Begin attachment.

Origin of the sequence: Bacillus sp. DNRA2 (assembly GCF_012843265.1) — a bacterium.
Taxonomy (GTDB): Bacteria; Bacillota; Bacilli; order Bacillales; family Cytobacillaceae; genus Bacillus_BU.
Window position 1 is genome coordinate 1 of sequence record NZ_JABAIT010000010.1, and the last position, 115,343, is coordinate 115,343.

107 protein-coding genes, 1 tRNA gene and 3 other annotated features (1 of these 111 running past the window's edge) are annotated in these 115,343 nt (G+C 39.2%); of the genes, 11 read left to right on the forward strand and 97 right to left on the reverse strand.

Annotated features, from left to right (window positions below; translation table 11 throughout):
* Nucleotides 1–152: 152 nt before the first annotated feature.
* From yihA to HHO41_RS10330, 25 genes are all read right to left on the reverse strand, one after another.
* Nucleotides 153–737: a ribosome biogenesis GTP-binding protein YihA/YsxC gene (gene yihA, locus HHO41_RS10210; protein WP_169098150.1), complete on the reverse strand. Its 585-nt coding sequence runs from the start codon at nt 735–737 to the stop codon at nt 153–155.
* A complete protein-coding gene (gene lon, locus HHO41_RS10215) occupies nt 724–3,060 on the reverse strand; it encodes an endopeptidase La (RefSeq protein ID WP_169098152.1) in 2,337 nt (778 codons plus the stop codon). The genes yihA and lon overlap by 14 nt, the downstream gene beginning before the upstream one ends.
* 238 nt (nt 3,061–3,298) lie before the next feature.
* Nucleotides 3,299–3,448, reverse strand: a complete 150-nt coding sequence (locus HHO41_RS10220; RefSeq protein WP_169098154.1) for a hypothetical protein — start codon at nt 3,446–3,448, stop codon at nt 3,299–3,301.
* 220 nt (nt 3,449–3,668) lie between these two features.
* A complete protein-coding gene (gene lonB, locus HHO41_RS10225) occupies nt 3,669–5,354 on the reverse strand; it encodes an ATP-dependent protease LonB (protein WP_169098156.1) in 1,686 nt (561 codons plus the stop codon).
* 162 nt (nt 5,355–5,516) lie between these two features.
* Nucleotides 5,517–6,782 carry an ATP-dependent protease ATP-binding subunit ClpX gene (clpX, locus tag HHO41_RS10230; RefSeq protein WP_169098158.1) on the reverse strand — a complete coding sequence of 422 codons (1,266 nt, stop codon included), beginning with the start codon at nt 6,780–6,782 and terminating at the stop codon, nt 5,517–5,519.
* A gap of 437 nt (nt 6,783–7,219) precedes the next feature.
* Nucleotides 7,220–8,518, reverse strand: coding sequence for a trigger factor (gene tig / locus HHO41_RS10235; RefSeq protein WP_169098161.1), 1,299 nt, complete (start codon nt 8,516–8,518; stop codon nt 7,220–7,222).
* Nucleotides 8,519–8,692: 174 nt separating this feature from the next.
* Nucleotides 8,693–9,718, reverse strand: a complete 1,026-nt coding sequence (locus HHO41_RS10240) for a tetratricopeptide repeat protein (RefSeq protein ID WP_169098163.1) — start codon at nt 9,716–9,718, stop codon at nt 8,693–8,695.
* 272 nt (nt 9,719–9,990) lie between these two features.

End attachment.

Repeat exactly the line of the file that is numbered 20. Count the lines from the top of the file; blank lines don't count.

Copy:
* 272 nt (nt 9,719–9,990) lie between these two features.